An artistic and entrepreneurial couple were denied their permit by Newfane officials to set up a cafe at a former funeral home in Newfane this past week.
The Edge of Nowhere Cafe, a proposed venue for themed events, educational workshops and dinner theater, came up before the Newfane Zoning Board on Sept. 13 and “a handful of neighbors” who were vehement in their opposition to the business which would replace the vacant funeral home at 6139 East Ave,, as related by Rhonda and Mark Parker, the couple who were poised to buy the property for the new business.
The Parkers were given the thumbs up earlier in September by the Niagara County Planning Board and were looking forward to appearing in front of Town of Newfane Zoning Board of Appeals for their variance of use in a residential-zoned neighborhood. They posted on Facebook that they, “appreciate all the positive vibes and congratulations,” but, “need the green light from the Town of Newfane Zoning Board before we pour our first cup of coffee.”
According to Newfane Building Inspector Doug Nankey, a variance of use is a very difficult item to acquire for any business. Such a variance would travel with the property if it is sold again and would be irreversible. He also noted that that the location was a funeral home before the zoning laws were drafted around it.
Nankey said the zoning board was charged to uphold four criteria set by the state.
“They couldn’t meet all their criteria set up the state,” Nankey said. “The state has four criteria that you have to explain or meet and you have to prove (are true).”
Nankey said that the presence of neighbors against the project were not a reason to deny the Parker’s their variance of use.
“Their play doesn’t come in until they meet these criteria,” he said. “It’s (even) one where the neighborhood loves it, but they didn’t pass the criteria so someone can sue (if the board gives them the variance).”
The Parkers said they see a different side. In a recent conversation with the US&J, they expressed being “devastated” by the board’s decision.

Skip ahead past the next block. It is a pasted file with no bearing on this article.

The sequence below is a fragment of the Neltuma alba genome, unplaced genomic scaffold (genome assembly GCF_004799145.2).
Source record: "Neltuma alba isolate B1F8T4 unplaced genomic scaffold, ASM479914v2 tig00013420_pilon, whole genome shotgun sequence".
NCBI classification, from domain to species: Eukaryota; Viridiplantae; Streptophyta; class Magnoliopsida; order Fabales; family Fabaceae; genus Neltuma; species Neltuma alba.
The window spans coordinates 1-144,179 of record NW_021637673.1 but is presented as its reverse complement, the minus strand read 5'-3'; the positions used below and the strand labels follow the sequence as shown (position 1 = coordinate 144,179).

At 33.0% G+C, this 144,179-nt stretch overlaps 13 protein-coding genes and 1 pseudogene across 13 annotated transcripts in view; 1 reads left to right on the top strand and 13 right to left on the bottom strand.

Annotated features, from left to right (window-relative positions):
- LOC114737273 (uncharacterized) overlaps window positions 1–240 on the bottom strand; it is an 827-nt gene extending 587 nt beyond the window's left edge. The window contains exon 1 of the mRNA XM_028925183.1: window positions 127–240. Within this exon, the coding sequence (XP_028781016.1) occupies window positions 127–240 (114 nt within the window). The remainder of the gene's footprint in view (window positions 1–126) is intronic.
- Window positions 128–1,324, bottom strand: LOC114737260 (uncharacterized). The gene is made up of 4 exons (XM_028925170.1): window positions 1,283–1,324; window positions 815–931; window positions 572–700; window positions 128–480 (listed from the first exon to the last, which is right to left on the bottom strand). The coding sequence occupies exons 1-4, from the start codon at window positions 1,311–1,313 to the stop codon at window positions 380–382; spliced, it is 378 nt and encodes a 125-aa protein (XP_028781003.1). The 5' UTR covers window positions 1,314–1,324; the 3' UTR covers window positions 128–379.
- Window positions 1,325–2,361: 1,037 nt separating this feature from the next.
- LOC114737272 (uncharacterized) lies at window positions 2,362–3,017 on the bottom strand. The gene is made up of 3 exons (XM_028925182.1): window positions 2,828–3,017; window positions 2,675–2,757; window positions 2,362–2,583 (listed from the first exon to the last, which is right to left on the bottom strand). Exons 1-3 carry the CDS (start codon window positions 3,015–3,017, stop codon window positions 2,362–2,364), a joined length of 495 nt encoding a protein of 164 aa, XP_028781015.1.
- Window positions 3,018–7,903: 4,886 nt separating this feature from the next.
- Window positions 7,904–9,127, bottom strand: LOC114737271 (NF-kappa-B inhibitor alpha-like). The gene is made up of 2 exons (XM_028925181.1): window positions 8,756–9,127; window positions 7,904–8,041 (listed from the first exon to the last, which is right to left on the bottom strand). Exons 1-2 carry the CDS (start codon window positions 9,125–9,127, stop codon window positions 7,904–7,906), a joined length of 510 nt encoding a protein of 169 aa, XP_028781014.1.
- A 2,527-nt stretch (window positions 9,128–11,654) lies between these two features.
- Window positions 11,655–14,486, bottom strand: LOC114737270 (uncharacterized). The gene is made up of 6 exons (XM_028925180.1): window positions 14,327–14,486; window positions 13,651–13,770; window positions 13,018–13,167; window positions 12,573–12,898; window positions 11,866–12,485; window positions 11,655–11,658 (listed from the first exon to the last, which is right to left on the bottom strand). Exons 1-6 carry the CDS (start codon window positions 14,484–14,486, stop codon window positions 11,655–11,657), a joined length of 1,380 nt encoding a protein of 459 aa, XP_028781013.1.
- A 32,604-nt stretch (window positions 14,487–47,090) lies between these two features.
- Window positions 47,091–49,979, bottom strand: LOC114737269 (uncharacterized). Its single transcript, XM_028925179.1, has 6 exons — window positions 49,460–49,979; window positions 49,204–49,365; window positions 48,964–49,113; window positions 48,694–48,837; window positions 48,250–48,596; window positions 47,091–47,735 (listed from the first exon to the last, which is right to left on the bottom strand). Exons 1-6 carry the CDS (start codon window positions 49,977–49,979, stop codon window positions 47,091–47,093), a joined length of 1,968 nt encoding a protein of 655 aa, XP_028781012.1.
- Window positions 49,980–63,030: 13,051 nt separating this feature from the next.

“The majority of residents of Newfane want a comfortable place to sit down and have a cup of coffee,” the Parkers wrote. “Many residents were excited by the opportunity to have entertainment options such as movies and dinner theater, while others looked forward to educational opportunities in both visual and theatrical arts.”
All that seemed in vain as the Parkers said that they were held at a higher standard than other applicants and were not given the chance to clarify their situation to approach these four criteria. They also noted that residents seemed mainly concerned about traffic conditions, something that they thought was determined by the county planning board.
“We would still like to be able to bring a venue such as this to Newfane, but it seems the current administration is intent on backwards progress,” the Parkers concluded. “I would encourage any residents that were in support of this business to come forward.”
Town Attorney Jim Sansone said that the four criteria to meet for a variance of use were to 1) prove an economic hardship, 2) prove to be in an unique situation, 3) prove there is no substantial altering of the character of the neighborhood and 4) prove the hardship was not self-imposed.
Sansone said the first three items were not proved.
“Every case rests on its own facts,” Sansone said. “The zoning board has to take that into account and they’re charged with the duty to make a decision based on their factors. That’s what they have to do and that’s what they do.”